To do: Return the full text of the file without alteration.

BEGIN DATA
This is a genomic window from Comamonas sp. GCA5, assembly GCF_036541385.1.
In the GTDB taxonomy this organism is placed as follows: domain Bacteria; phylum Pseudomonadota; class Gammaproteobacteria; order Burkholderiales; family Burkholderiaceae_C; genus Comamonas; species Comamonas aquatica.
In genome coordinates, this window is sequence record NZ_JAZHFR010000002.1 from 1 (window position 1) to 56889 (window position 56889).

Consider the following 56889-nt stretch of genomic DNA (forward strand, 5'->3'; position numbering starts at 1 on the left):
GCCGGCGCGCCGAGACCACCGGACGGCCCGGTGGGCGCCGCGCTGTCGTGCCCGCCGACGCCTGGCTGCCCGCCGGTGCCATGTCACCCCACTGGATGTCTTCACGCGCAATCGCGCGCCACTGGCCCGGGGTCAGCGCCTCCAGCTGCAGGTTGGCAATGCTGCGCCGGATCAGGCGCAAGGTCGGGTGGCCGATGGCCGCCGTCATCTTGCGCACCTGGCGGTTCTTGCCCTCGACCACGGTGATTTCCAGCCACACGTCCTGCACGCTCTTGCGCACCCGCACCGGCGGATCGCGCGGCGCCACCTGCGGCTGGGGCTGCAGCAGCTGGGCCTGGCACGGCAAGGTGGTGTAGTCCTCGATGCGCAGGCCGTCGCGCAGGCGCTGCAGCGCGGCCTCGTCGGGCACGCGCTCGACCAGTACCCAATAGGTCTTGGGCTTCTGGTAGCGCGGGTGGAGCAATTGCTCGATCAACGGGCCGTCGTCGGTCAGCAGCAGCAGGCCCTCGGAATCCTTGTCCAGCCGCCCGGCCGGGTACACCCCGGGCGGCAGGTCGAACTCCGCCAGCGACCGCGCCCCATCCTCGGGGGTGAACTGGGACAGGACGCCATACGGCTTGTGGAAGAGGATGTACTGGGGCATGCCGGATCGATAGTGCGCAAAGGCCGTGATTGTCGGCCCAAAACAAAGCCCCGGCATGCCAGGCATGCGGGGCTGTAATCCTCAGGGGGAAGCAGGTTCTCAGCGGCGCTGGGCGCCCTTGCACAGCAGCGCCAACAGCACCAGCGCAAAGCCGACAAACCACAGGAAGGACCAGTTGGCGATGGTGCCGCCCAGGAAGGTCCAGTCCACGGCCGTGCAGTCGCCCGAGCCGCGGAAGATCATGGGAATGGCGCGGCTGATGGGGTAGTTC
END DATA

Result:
This is a genomic window from Comamonas sp. GCA5, assembly GCF_036541385.1.
In the GTDB taxonomy this organism is placed as follows: domain Bacteria; phylum Pseudomonadota; class Gammaproteobacteria; order Burkholderiales; family Burkholderiaceae_C; genus Comamonas; species Comamonas aquatica.
In genome coordinates, this window is sequence record NZ_JAZHFR010000002.1 from 1 (window position 1) to 56889 (window position 56889).

Consider the following 56889-nt stretch of genomic DNA (forward strand, 5'->3'; position numbering starts at 1 on the left):
GCCGGCGCGCCGAGACCACCGGACGGCCCGGTGGGCGCCGCGCTGTCGTGCCCGCCGACGCCTGGCTGCCCGCCGGTGCCATGTCACCCCACTGGATGTCTTCACGCGCAATCGCGCGCCACTGGCCCGGGGTCAGCGCCTCCAGCTGCAGGTTGGCAATGCTGCGCCGGATCAGGCGCAAGGTCGGGTGGCCGATGGCCGCCGTCATCTTGCGCACCTGGCGGTTCTTGCCCTCGACCACGGTGATTTCCAGCCACACGTCCTGCACGCTCTTGCGCACCCGCACCGGCGGATCGCGCGGCGCCACCTGCGGCTGGGGCTGCAGCAGCTGGGCCTGGCACGGCAAGGTGGTGTAGTCCTCGATGCGCAGGCCGTCGCGCAGGCGCTGCAGCGCGGCCTCGTCGGGCACGCGCTCGACCAGTACCCAATAGGTCTTGGGCTTCTGGTAGCGCGGGTGGAGCAATTGCTCGATCAACGGGCCGTCGTCGGTCAGCAGCAGCAGGCCCTCGGAATCCTTGTCCAGCCGCCCGGCCGGGTACACCCCGGGCGGCAGGTCGAACTCCGCCAGCGACCGCGCCCCATCCTCGGGGGTGAACTGGGACAGGACGCCATACGGCTTGTGGAAGAGGATGTACTGGGGCATGCCGGATCGATAGTGCGCAAAGGCCGTGATTGTCGGCCCAAAACAAAGCCCCGGCATGCCAGGCATGCGGGGCTGTAATCCTCAGGGGGAAGCAGGTTCTCAGCGGCGCTGGGCGCCCTTGCACAGCAGCGCCAACAGCACCAGCGCAAAGCCGACAAACCACAGGAAGGACCAGTTGGCGATGGTGCCGCCCAGGAAGGTCCAGTCCACGGCCGTGCAGTCGCCCGAGCCGCGGAAGATCATGGGAATGGCGCGGCTGATGGGGTAGTTC